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23. What is confidentiality? Can DCYF tell my business?

Confidentiality means that no information can be shared except with supervisors or the courts without written consent. Some information will be shared with placements or other agencies that you are being referred to for assistance.

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24. Can I ever see my records? How can I get them?

When you are a legal adult, (18), you can request in writing a copy of your records. You can ask your social worker for a copy of the policy for more specific information. If your social worker is not available, you can address your letter to the Chief of Legal Division Services at DCYF 101 Friendship Street, Providence, RI, 02905.

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25. What happens if I get pregnant while involved with DCYF?

It is important to make sure that you find services to support you. If you are a female and pregnant and not sure what to do and you are involved with DCYF you should contact your case or social worker. Your worker will explore the situation, options, and services with you. If you are a partner of a female who is pregnant and you are involved with DCYF you should contact your case or social worker as well so they can help you explore your options.

While your worker cannot make the decisions for you, they can be supportive of you and point you in the direction of agencies and services to assist you in making your decisions. Your worker can help to identify services like the ones offered by Planned Parenthood of RI, where you can discuss options such as: continuing with the pregnancy and locating appropriate prenatal health care, making adoption plans; or terminating the pregnancy. The decision is yours to make, but it is a good idea to discuss it with people who are objective, can assist you in exploring all of your options and can direct you to the services you will need. Your worker can help you identify agencies and services that meet your needs and can support you in your decision.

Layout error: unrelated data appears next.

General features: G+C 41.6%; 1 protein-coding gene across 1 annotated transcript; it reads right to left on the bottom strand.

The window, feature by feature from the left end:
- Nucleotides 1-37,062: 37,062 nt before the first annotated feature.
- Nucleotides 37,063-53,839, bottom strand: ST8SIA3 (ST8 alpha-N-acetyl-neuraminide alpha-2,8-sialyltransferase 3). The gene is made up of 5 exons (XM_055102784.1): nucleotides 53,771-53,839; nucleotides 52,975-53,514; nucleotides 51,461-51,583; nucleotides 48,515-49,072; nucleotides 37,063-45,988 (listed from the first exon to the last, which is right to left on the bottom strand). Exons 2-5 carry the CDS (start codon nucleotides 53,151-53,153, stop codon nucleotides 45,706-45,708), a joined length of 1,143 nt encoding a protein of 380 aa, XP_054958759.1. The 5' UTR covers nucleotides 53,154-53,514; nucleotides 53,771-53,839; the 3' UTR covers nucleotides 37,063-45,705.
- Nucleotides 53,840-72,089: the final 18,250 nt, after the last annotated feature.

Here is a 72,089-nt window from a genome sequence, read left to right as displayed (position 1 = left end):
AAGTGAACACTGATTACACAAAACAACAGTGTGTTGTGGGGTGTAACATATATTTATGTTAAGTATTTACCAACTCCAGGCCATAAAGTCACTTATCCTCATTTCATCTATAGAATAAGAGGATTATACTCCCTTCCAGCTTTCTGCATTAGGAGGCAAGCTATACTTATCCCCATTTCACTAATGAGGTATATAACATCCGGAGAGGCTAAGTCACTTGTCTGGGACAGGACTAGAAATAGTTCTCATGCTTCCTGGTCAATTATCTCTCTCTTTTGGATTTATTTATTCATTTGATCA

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26. How Can I find out what DCYF policies are?

Your social worker can look up any DCYF policies in their computers and print a copy for you. The Youth Advisory Board also can access policies and sometimes review policies that need to be revised. The Youth Advisory Board can be reached at (401) 528-3790.

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27. What about money do I get an allowance?

This depends upon your placement. Foster parents do not have to provide an allowance but some do. Some residential programs provide allowances, which may depend upon your behavior or completion of chores.

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28. Do I get to keep the money I earn?

There is a policy that says that 2/3rds of all money earned must go into a savings account with your name on it. Your Social worker may be able to make exceptions for special purchases. Sometimes foster parents can have different regulations on savings accounts and allowances.

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29. Who buys my clothes?

Most residential placements, including foster homes, are provided with some money for clothing expenses. How much depends on several things, including the placement, your needs, and how long you live there. Sometimes youth are eligible for clothing vouchers for special needs.

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30. Can I go to college?

Absolutely! If you meet all of the requirements to be eligible for admission into college (which vary from school to school) and make plans for tuition and expenses, then you can attend college or a vocational program. It is very important to meet with your high school guidance counselor regularly, starting in ninth grade, to make sure you take all of the right courses in high school. You could graduate from high school, but not have the specific credits or courses you need to get into a four-year college like URI or RIC.